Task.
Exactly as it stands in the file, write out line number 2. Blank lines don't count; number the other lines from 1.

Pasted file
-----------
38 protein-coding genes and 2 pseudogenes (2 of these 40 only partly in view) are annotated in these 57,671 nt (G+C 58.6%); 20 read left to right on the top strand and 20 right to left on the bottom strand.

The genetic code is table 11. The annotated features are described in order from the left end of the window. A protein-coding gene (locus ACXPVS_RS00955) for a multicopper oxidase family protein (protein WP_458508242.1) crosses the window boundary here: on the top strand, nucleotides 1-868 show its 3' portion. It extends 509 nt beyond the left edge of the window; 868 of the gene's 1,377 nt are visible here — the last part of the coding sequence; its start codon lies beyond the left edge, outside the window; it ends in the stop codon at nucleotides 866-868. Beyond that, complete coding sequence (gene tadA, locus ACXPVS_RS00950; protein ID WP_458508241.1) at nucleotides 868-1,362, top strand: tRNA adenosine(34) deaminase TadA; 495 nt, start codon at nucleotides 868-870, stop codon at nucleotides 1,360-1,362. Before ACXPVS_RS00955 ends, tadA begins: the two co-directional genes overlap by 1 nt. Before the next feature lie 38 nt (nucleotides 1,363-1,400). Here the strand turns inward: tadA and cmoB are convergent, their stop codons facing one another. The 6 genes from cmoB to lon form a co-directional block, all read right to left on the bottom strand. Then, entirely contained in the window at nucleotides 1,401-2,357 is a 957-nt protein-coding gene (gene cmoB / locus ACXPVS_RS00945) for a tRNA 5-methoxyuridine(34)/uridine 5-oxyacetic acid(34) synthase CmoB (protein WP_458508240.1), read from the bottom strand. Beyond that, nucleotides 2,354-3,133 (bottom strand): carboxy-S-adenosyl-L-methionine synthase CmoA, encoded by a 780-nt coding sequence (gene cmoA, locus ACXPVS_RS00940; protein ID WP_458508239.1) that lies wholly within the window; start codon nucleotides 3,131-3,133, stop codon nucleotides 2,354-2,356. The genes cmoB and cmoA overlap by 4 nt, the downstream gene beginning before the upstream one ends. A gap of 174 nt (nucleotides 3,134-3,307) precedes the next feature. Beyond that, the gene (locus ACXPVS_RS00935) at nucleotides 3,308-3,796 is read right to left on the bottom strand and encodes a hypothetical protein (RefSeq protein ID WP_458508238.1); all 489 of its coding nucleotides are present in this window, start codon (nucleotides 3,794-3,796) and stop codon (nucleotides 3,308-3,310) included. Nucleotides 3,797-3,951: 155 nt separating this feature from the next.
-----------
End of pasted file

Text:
The genetic code is table 11. The annotated features are described in order from the left end of the window. A protein-coding gene (locus ACXPVS_RS00955) for a multicopper oxidase family protein (protein WP_458508242.1) crosses the window boundary here: on the top strand, nucleotides 1-868 show its 3' portion. It extends 509 nt beyond the left edge of the window; 868 of the gene's 1,377 nt are visible here — the last part of the coding sequence; its start codon lies beyond the left edge, outside the window; it ends in the stop codon at nucleotides 866-868. Beyond that, complete coding sequence (gene tadA, locus ACXPVS_RS00950; protein ID WP_458508241.1) at nucleotides 868-1,362, top strand: tRNA adenosine(34) deaminase TadA; 495 nt, start codon at nucleotides 868-870, stop codon at nucleotides 1,360-1,362. Before ACXPVS_RS00955 ends, tadA begins: the two co-directional genes overlap by 1 nt. Before the next feature lie 38 nt (nucleotides 1,363-1,400). Here the strand turns inward: tadA and cmoB are convergent, their stop codons facing one another. The 6 genes from cmoB to lon form a co-directional block, all read right to left on the bottom strand. Then, entirely contained in the window at nucleotides 1,401-2,357 is a 957-nt protein-coding gene (gene cmoB / locus ACXPVS_RS00945) for a tRNA 5-methoxyuridine(34)/uridine 5-oxyacetic acid(34) synthase CmoB (protein WP_458508240.1), read from the bottom strand. Beyond that, nucleotides 2,354-3,133 (bottom strand): carboxy-S-adenosyl-L-methionine synthase CmoA, encoded by a 780-nt coding sequence (gene cmoA, locus ACXPVS_RS00940; protein ID WP_458508239.1) that lies wholly within the window; start codon nucleotides 3,131-3,133, stop codon nucleotides 2,354-2,356. The genes cmoB and cmoA overlap by 4 nt, the downstream gene beginning before the upstream one ends. A gap of 174 nt (nucleotides 3,134-3,307) precedes the next feature. Beyond that, the gene (locus ACXPVS_RS00935) at nucleotides 3,308-3,796 is read right to left on the bottom strand and encodes a hypothetical protein (RefSeq protein ID WP_458508238.1); all 489 of its coding nucleotides are present in this window, start codon (nucleotides 3,794-3,796) and stop codon (nucleotides 3,308-3,310) included. Nucleotides 3,797-3,951: 155 nt separating this feature from the next.